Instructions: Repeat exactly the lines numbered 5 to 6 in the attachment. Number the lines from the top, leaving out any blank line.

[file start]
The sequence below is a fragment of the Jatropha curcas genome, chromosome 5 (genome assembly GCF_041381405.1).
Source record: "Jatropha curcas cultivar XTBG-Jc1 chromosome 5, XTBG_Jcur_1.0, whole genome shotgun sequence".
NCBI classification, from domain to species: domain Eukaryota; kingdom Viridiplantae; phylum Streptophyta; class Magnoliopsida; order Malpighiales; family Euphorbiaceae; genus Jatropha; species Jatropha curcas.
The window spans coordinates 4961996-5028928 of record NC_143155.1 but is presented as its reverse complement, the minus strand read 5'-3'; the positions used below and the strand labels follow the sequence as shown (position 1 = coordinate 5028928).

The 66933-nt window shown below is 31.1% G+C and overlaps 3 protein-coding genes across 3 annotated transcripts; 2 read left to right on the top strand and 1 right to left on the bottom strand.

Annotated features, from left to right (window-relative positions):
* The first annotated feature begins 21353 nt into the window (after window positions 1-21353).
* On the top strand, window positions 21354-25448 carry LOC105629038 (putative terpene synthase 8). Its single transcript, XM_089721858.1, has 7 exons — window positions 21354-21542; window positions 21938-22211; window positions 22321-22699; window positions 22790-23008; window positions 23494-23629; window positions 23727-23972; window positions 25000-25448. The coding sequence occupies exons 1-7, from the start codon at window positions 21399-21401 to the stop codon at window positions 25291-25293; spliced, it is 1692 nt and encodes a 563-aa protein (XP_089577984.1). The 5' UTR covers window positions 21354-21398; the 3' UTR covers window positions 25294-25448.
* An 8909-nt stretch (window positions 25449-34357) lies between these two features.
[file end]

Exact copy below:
The 66933-nt window shown below is 31.1% G+C and overlaps 3 protein-coding genes across 3 annotated transcripts; 2 read left to right on the top strand and 1 right to left on the bottom strand.

Annotated features, from left to right (window-relative positions):